Also in the news: “Cat Person” author Kristen Roupenian sells a horror movie, and we learn a lot (too much?) about cannibalism. It’s your Daily Blunt!
These days, just about anything one does on a college campus is likely to result in them being called a “snowflake,” which in recent years somehow became Upset Old Person slang for “Kids these days, am I right?” In their haste to harvest some of those ever lucrative rage-clicks, the tabloid The Sun stirred up a literary firestorm with an article mocking college students for sympathizing with Frankenstein’s monster – or as Gizmodo put it, “correctly surmising the moral” of Mary Shelley’s classic novel. The article left literary types on Twitter clutching their heads. “But that’s……..that’s the book. that’s what the book is about,” writes Priscilla Page. Here’s the cruelest irony: What if the only thing that “snowflake” name-calling indicates… is a desperate need for remedial college courses?
Elsewhere on Twitter, a followup to last week’s story in which Lee Pace (currently starring in Angels in America on Broadway) testily acknowledged his queerness in a distinctly uninspiring coming-out moment. The actor has now written a much more thoughtful response in a series of tweets, admitting that the question caught him off guard. While he does treasure his privacy, “As a member of the queer community, I understand the importance of living openly, being counted, and happily owning who I am. That’s how I’ve always lived my life.” This message will undoubtedly mean a lot to fans who have been following Pace’s career for many years, from “Wonderfalls” all the way to blockbuster movies like “Guardians of the Galaxy.”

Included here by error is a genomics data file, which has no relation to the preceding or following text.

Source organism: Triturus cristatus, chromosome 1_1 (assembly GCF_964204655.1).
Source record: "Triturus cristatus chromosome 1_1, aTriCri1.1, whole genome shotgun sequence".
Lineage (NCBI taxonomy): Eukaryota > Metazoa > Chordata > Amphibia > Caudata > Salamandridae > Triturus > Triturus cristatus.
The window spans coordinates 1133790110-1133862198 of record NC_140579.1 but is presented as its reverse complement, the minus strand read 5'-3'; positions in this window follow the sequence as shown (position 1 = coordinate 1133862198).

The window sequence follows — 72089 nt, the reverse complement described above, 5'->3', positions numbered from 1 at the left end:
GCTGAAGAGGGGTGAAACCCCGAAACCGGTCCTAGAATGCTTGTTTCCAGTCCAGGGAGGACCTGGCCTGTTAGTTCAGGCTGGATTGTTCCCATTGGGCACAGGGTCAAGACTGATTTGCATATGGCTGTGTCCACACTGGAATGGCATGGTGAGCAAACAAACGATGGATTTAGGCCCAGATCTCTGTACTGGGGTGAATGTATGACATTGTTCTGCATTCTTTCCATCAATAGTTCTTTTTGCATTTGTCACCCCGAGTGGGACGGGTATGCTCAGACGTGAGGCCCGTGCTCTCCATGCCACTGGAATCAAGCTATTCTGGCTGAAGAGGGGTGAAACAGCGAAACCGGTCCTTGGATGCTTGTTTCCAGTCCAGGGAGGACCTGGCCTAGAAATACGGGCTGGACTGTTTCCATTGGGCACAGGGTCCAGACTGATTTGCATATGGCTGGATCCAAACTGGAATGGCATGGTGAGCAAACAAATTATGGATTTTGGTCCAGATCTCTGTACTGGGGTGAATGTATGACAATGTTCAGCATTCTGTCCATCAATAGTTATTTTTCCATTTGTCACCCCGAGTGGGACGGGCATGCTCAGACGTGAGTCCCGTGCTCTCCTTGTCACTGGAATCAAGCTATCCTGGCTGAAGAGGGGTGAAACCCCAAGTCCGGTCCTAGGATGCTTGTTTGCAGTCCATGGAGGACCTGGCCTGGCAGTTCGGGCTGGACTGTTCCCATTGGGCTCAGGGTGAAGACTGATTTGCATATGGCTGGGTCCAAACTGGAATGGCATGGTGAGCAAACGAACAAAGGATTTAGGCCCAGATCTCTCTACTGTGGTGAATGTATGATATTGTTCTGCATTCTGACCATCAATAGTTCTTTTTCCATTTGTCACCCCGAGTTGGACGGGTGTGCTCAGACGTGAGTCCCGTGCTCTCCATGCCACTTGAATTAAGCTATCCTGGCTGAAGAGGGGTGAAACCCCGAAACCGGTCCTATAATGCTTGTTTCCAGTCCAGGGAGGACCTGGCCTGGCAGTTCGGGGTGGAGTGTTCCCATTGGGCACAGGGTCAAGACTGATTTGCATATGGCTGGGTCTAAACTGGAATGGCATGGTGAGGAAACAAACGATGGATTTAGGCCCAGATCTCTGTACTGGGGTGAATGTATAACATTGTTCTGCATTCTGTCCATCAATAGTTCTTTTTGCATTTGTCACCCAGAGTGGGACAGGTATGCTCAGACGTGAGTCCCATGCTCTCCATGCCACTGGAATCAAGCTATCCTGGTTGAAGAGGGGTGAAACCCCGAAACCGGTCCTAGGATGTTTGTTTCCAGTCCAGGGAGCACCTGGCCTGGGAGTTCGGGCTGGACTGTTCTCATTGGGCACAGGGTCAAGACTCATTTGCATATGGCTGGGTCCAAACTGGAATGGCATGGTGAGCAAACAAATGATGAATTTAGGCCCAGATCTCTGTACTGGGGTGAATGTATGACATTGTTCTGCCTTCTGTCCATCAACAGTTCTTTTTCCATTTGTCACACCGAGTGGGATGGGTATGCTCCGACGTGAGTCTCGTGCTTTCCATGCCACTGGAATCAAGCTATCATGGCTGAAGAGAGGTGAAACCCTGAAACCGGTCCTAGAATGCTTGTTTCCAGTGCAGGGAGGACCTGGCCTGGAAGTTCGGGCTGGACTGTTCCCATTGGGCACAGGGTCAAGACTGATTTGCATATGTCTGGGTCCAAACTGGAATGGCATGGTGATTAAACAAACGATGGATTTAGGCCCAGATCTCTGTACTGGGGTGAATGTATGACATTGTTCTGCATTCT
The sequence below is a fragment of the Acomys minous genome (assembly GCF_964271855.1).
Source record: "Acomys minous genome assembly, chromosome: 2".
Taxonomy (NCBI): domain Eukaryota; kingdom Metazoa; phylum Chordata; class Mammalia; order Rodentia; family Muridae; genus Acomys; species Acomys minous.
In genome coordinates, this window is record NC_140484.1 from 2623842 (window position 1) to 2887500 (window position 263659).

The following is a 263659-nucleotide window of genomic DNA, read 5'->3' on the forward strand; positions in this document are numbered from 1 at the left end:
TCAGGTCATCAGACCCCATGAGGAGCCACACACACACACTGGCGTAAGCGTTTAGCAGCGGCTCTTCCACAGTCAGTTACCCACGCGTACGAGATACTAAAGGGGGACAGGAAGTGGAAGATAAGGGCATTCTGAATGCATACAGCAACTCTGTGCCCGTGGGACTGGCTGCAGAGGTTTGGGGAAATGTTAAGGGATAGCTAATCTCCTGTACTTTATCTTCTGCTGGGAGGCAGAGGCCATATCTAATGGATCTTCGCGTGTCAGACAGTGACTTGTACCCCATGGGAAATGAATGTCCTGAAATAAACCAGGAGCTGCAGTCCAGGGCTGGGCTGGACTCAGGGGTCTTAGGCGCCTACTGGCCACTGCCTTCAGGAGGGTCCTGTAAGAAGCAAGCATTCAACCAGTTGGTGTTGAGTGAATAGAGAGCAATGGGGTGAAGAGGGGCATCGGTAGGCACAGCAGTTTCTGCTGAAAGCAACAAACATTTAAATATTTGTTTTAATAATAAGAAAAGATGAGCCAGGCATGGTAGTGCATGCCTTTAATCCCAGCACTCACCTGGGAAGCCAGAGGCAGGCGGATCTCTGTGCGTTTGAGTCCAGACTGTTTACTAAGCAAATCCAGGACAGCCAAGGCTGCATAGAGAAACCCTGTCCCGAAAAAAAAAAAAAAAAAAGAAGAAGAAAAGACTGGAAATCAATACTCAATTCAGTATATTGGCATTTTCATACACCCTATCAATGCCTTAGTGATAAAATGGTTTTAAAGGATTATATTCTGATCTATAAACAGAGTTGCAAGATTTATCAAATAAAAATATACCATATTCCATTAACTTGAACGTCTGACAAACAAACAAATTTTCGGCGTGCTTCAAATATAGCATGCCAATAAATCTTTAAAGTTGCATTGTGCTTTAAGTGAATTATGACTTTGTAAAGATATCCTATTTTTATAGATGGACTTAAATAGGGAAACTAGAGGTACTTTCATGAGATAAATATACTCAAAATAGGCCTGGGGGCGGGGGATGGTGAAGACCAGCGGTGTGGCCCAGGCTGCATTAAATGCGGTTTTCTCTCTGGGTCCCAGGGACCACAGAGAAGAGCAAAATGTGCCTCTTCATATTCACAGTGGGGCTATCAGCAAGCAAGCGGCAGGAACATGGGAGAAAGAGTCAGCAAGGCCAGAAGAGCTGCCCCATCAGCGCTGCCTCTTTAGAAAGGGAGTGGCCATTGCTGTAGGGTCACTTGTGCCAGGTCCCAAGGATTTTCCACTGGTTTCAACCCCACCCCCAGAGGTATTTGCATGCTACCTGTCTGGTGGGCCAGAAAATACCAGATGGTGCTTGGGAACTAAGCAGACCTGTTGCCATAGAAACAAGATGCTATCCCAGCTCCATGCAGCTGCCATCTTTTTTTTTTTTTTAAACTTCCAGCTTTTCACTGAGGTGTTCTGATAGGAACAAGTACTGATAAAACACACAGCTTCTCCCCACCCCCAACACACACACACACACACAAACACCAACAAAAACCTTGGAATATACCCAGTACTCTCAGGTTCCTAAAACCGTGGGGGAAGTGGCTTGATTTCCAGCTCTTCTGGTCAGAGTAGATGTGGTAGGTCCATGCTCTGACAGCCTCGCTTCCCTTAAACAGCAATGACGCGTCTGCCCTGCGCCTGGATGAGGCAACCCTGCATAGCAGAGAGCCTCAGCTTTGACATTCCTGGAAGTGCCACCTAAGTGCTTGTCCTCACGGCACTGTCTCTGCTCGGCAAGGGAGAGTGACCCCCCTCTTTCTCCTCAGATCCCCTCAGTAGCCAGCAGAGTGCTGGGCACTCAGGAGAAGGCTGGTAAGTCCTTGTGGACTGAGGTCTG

One of the most satisfying internet grudge-matches of 2017 revolved around Kristen Roupenian’s short story “Cat Person,” which inflamed heterosexual anxieties as well as perceptions of sexism within the literary world. In addition to a netting a lucrative book deal, the author has also sold a screenplay to A24, the studio responsible for breakout hits such as “Ladybird” and “The Disaster Artist.” All that’s known about Roupenian’s project so far is that it’s a horror movie entitled “Bodies Bodies Bodies,” which could not be a more auspicious-sounding debut into that genre.
While you’re already alarmed, why not head over to this Reddit AMA with Bill Schutt, the researcher whose new book Cannibalism: A Perfectly Natural History explores the popularity of this taboo (to humans) behavior in the animal world? He kicks off the questioning with a teaser that’s also a challenge: “Ask me anything (but yes, I did).” And then further down: “It really did taste like chicken… sort of.” Thanks to readers who took the bait, we learn that human cannibalism isn’t illegal in as many places as you might have assumed. Do you really wanna know exactly what (or whom) he ate? You’ll have to go scroll down for that yourself, perhaps during your lunch break.